I’m thinking of changing my film title to “Art in Smog” instead of “Art and Smog.”
What I’m hearing from my subjects is that they feel themselves in a haze, trying to go somewhere, but not seeing clearly where to go. I take their statements of personal mental ambiguity as a metaphor for China’s dilemma as a nation, or even the world’s dilemma as a global society. By interviewing artists and looking at their works, I’m trying to find my own clarity on “What is art?” Why is art compelling, fascinating, and thought provoking at this moment?
This week I interviewed art critic Li Xianting, as well as my main subjects Su Xinping and Xia Xiaowan. I’m driving my project at full speed now, with my luxurious grant-supported research time dwindling away. I’m finding that instead of being concerned with historical documentation of China’s changing society, or investigating artists’ political and market influences, or even trying to capture life in Beijing for American audiences, my greatest interest is to explore the meaning of art in an uncertain world.
Li Xianting says he has finally understood that art is the process of creating something that deeply and authentically expresses the artist as an individual. Imagination and pluralism are his faiths. Once a work of art has been completed, he says, it turns into an object over which the artist has no control. That is, whether people like it or not, or whether it sells or not, is not relevant to the art—which is the personal creative work that happens before the object is finished. This line of thought helps artists who feel frozen after their work has sold for millions, or has not sold at all. Artists should stop focusing on the fate of the object, he says. They should get back to the process.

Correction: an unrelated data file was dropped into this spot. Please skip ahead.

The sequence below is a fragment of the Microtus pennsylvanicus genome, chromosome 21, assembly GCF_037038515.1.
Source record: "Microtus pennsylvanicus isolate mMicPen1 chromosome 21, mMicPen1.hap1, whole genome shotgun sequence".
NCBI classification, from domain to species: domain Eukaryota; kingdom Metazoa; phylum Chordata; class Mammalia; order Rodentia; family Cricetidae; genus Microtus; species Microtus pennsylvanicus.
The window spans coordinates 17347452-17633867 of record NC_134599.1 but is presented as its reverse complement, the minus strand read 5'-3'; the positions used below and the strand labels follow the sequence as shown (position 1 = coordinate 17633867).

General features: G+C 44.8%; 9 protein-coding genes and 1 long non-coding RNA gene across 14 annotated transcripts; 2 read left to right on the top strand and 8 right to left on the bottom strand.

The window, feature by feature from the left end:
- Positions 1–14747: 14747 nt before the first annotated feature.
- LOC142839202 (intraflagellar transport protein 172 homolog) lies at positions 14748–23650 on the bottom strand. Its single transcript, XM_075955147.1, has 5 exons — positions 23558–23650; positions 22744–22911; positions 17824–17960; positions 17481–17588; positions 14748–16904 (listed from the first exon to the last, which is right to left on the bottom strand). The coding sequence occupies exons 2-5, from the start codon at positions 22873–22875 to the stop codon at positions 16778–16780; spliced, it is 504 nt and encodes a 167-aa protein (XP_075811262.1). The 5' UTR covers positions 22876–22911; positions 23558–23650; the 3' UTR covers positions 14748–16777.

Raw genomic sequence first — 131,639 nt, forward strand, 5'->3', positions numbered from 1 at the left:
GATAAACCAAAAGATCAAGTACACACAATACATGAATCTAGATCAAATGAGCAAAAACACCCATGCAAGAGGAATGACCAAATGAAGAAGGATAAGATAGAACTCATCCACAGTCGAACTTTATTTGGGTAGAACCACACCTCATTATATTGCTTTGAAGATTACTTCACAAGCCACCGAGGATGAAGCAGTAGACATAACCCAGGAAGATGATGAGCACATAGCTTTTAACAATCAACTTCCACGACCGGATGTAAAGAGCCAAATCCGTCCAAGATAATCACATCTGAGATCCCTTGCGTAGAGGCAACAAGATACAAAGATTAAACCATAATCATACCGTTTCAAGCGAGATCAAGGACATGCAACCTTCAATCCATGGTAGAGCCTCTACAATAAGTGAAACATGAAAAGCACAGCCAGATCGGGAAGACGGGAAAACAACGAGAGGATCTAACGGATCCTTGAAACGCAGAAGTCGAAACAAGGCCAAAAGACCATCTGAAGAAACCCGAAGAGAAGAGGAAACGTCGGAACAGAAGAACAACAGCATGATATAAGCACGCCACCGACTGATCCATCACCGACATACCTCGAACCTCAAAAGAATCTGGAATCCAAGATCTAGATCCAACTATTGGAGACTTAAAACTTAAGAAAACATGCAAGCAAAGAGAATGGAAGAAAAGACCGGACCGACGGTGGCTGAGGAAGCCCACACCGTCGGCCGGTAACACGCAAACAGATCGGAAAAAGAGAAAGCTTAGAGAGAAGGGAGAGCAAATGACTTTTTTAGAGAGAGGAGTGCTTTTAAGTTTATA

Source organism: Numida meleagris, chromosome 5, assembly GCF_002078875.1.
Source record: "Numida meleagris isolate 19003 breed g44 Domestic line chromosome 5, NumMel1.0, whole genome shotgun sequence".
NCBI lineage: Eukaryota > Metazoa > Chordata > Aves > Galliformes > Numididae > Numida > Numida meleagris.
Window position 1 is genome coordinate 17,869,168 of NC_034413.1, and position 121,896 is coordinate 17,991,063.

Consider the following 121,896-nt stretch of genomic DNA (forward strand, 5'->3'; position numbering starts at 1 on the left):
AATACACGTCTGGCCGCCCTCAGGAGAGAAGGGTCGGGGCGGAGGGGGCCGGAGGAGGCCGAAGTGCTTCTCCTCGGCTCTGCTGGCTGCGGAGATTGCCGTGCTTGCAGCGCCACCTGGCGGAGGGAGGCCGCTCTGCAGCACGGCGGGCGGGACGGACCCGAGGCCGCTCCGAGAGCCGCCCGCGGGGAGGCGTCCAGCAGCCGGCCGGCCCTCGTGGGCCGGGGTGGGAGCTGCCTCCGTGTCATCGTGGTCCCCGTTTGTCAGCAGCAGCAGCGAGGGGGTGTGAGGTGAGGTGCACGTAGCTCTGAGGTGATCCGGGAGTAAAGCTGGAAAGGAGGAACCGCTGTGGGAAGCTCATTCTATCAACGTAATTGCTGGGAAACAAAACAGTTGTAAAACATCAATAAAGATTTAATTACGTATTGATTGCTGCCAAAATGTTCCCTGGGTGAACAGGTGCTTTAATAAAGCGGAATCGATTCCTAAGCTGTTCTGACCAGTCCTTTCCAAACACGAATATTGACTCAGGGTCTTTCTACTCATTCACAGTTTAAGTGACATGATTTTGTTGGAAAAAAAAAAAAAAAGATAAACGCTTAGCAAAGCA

Su Xinping says that he has had many dialogs with himself throughout his career, and especially when he has met with new environments that felt incomprehensible. For example, in the1980s he struggled to adjust to city culture after an early life on the grasslands of Inner Mongolia; in the 1990s he struggled to adjust to Western culture when he first traveled to the United States; then when he returned to China, he was stymied by the material culture that had suddenly become dominant while he was abroad. Constantly he has faced himself and asked, “Who am I?” Through his art, he has explored this question. In his current work, he emphasizes that he is rooted in Chinese culture, in which a picture grows from the first brushstroke to the next. It is not fully envisioned in advance. That is, in the process of his painting, he will seek his own truth and bring it forth.
This week Xia Xiaowan is in an existential slump. He feels he has no skills or talents to offer society. He can stare out his 14th floor window and look at neighbors walking their dogs in the morning, or he can stare at the lush houseplants in his apartment, and be totally immersed and inactive. The visual worlds he creates with his painting are such a natural extension of his being, that he feels he has not accomplished much. He feels other people, normal people, have skills that contribute to society. I suggest to him that society’s standards for “accomplishment” might be very narrow.
So, I think my film is really about “Art in Smog”—how through the ambiguities of existence, the lack of clarity of where to go, that art is a process of finding oneself and going forward step by step. This can be a process for an individual, or a society, or the world. It takes imagination and the path is not pre-defined.